Its been a while since I've like a book so much by an author I haven't read before. Well, I guess I've read his little bit in the symposium section of The New Weird, but that hardly counts. Unfortunately, this is Gilman's first book so I can't go find everything else he's written. Usually I'm late enough catching onto writers I like this much that when I find one I have a few older things to tide me over while I wait for him to put something else out.

Like I said in a review of a certain antholog
Korneliusz Olejniczak
Książka pokazuje bardzo ciekawy świat, rządzone przez bogów, wpływających na każdy jego aspekt. Jest to jednak przedstawione w niezbyt strawnej formie. Książka się ciągnie, poprzez żmudne opisy, monologi wewnętrzne, zewnętrze, czy spacery po mieście. Nie powiem, taki zabieg nie jest zły, ale nie w ilościach hurtowych. Przez to lektura się dłuży niemiłosiernie.

Postacie za to są intrygujące, każda z własną, bardzo dobrze zarysowaną historią. Samo miasto, które jest tak naprawdę jednym z nich jest
Felix Gilman unbeknowingly become one of my favourite authors at this point in time and Thunderer was the first novel I read. I later picked up The Half-Made World completely by accident and didn't realise it was the same author until halfway through!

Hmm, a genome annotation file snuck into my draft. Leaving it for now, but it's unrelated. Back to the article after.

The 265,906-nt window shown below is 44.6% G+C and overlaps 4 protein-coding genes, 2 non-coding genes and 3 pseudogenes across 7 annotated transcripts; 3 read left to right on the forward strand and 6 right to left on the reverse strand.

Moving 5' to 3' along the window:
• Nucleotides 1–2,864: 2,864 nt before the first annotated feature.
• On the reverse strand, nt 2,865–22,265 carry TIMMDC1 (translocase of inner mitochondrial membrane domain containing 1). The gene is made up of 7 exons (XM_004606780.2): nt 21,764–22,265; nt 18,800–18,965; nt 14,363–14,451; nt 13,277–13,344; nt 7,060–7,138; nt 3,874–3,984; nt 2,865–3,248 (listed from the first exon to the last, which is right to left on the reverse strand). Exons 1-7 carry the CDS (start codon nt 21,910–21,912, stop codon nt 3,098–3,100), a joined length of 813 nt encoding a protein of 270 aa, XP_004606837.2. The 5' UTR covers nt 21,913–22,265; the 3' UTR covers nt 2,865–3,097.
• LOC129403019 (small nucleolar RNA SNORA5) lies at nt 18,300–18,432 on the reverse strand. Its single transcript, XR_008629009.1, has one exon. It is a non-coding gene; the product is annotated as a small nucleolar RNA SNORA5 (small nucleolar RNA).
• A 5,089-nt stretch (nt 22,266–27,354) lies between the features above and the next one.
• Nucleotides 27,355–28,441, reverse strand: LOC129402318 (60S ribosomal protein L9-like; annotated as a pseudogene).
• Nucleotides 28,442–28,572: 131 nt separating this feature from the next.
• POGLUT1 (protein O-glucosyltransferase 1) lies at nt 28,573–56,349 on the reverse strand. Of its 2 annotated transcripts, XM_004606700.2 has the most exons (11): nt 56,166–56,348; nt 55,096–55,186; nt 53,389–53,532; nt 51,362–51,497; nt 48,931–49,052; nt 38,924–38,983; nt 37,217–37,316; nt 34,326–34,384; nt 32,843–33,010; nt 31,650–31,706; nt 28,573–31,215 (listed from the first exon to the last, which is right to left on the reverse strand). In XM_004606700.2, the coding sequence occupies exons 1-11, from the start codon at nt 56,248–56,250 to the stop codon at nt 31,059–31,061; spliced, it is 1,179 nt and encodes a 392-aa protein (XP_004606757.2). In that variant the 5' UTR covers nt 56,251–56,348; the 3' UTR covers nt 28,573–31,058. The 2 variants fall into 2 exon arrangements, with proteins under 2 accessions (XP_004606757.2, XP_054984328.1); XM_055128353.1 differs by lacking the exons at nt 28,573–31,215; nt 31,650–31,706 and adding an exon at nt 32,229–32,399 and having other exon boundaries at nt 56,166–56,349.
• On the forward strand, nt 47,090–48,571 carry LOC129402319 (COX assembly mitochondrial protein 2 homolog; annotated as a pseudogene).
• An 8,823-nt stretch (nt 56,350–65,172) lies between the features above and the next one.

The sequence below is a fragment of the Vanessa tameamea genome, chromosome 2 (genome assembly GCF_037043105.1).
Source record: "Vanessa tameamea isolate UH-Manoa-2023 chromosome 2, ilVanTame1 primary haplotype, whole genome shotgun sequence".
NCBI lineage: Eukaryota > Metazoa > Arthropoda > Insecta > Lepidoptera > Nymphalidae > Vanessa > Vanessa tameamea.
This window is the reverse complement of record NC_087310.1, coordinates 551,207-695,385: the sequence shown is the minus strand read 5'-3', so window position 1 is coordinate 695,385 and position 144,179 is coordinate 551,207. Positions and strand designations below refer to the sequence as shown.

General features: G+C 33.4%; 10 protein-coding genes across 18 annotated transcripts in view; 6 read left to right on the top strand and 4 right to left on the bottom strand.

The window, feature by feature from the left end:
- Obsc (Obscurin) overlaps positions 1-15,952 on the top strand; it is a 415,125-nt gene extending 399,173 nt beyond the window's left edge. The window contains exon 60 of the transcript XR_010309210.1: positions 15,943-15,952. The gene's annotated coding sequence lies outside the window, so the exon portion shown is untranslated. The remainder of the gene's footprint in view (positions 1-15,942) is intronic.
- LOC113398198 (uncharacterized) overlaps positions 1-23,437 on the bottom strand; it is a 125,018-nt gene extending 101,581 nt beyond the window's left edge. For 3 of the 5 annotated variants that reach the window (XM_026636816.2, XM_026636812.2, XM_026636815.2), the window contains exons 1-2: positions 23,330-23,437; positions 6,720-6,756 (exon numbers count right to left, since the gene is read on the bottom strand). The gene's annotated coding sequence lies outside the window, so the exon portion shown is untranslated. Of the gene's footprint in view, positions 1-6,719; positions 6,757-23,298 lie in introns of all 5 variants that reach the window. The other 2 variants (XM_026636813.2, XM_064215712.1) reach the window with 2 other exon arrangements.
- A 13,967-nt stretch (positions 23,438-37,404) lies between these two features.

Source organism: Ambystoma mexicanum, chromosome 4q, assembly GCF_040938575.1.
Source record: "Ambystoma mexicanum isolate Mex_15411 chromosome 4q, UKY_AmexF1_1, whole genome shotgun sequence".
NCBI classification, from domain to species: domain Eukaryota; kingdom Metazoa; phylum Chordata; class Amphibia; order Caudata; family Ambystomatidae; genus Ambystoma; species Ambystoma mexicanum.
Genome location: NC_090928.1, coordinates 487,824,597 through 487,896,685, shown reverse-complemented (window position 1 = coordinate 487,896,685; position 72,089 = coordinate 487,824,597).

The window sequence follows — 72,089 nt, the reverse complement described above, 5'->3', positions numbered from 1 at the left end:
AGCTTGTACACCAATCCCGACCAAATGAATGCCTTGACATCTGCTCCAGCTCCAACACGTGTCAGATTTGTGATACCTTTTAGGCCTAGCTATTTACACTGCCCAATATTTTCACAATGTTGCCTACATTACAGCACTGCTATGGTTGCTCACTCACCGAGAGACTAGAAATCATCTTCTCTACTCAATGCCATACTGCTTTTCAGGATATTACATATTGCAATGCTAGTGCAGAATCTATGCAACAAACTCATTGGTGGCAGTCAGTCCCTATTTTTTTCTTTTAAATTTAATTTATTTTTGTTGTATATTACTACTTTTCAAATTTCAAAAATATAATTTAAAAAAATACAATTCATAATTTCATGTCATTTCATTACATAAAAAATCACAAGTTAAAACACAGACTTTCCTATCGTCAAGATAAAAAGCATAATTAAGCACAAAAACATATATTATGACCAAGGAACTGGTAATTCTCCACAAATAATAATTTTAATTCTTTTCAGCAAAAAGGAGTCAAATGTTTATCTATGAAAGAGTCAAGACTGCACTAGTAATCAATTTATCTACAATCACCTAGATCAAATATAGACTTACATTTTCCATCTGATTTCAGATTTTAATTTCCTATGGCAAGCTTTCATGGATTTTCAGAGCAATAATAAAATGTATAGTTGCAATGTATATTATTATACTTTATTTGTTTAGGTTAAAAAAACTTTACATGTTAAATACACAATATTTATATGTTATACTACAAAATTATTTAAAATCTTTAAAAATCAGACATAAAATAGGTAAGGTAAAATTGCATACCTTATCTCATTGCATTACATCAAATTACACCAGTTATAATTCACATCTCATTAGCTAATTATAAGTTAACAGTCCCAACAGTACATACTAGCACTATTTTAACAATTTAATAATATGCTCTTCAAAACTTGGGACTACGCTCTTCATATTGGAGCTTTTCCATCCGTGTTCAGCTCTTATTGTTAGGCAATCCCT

It was an odd little novel, and quite the slow-burner. It may well have been in danger of not making it to the end, but there was enough there to keep me going. But when the main character starts exploring the city towards the end, I found the story
I don't mind info dumps. Really, info dumps are useful, lets the reader know the parameters of the fantasy world, quickly sketches in the backstory, etc. This novel's first 40 pages (which is all I read) is primarily info dump. I might have continued .... if I could have maintained the "willing suspension of disbelief" for this world. I couldn't.

Still, this is a first novel, and I'd be willing to give the author another try someday.
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Other Books in the Series

Thunderer (2 books)
  • Gears of the City
The Half-Made World (The Half-Made World, #1) The Rise of Ransom City (The Half-Made World, #2) Gears of the City The Revolutions Lightbringers and Rainmakers